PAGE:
Friday, May 11, 2001
Away from the turmoil and protests, the Asian Development Bank scheduled a panel discussion on Thursday afternoon that it billed in a press release as "a private, off-the-record opportunity for candid discussion of the practical issues" that foreign investors have faced in trying to invest in electric power plants in China.
Was this curtain
Even though reporters were not permitted to quote the panelists, the press release gave away the substance of the issue, saying: "The first generation of independent power in China has not lived up to its promise." Part of the blame was ascribed to a "severe contraction in industrial demand after the Asian financial crisis" that began in 1997.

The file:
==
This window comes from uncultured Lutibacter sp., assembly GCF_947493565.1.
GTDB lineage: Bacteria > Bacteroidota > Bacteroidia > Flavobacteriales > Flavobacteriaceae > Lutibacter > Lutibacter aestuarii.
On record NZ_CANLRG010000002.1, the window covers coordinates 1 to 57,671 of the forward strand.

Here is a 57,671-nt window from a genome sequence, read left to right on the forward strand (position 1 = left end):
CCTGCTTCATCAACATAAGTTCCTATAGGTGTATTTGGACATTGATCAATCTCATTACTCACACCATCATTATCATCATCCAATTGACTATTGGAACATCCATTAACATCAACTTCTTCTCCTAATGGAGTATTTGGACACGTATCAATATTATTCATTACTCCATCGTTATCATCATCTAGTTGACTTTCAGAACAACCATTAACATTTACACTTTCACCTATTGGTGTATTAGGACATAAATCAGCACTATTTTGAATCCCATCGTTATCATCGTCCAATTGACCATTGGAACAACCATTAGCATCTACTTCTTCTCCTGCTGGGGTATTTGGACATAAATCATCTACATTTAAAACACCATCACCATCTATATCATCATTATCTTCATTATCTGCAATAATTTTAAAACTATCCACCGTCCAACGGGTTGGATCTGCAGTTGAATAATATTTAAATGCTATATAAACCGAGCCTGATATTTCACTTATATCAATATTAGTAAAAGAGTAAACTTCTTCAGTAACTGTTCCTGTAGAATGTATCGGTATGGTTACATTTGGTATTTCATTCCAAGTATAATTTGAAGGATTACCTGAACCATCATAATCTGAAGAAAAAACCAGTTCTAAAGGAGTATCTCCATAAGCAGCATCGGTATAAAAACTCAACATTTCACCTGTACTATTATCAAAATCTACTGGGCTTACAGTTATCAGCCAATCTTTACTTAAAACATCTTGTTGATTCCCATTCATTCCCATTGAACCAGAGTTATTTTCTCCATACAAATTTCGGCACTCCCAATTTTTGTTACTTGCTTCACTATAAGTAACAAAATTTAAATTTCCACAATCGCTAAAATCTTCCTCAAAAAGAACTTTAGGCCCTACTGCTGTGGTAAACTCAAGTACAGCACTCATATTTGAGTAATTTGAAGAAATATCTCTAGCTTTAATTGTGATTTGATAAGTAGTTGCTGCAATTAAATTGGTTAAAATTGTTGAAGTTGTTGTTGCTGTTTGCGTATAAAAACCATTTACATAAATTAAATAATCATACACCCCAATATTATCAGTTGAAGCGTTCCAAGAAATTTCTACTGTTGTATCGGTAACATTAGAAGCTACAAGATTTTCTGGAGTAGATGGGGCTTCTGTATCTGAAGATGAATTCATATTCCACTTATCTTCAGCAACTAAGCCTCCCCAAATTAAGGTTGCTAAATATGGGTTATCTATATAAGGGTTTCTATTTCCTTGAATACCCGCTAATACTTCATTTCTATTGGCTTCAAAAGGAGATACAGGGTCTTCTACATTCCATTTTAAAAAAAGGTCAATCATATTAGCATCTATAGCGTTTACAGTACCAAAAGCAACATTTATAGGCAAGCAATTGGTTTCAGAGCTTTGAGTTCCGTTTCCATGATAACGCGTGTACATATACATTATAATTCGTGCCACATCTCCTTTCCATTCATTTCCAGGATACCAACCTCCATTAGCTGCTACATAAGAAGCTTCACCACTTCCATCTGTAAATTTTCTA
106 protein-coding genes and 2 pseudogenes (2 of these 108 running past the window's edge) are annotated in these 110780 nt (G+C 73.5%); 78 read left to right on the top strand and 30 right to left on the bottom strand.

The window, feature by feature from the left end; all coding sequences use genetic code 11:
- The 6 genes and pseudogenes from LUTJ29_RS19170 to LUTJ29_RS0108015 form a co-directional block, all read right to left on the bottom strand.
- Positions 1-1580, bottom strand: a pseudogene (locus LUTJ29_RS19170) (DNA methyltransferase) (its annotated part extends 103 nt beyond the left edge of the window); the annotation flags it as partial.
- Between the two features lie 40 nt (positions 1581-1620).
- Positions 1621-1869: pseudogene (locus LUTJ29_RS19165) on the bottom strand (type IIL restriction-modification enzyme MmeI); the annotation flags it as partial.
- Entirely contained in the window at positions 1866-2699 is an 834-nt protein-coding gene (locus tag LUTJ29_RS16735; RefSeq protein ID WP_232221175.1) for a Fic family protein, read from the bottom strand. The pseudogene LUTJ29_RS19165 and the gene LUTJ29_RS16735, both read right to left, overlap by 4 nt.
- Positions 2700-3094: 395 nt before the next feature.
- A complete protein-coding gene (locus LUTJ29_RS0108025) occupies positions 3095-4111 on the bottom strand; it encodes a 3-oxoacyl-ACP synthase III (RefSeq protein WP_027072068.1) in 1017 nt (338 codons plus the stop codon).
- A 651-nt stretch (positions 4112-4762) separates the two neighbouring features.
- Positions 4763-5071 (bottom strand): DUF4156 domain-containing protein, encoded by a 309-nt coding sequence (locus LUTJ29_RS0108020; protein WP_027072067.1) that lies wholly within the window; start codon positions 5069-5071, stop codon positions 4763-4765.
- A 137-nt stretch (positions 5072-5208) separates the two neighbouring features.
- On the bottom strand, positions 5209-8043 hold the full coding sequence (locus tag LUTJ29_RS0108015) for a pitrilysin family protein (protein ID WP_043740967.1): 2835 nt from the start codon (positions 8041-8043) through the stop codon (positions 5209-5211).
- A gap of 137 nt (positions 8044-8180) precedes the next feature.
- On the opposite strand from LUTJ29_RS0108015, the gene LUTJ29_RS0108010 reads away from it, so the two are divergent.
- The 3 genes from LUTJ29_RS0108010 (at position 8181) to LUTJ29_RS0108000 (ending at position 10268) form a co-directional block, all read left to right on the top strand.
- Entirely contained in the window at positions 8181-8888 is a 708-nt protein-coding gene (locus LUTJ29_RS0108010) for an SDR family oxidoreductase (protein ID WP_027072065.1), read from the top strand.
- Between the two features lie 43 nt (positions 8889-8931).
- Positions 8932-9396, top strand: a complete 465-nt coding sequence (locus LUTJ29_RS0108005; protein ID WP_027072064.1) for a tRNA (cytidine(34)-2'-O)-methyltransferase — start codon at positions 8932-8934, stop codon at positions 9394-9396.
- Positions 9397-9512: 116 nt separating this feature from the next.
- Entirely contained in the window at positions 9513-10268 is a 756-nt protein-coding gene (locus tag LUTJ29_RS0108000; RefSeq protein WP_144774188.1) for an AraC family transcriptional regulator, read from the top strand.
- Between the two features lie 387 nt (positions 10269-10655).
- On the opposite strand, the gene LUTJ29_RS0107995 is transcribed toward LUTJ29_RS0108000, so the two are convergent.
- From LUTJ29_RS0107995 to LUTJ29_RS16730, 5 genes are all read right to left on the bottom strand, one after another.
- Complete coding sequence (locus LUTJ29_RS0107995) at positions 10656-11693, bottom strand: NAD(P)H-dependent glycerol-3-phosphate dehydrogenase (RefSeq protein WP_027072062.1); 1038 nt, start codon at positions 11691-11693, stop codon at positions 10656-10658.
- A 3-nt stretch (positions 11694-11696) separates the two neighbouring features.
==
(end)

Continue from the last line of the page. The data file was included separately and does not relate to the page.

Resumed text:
Second was a delay in separating investments generating plants from those in transmission and distribution of electricity "partly due to high-level politics and scandals."
Lastly, the ADB said, "the power sector suffers from coordination and legal failures" in Chinese institutions of governance, which was a polite way of saying that Chinese bureaucratic infighting was gumming things up.
That seemed to sum up the situation in China rather well.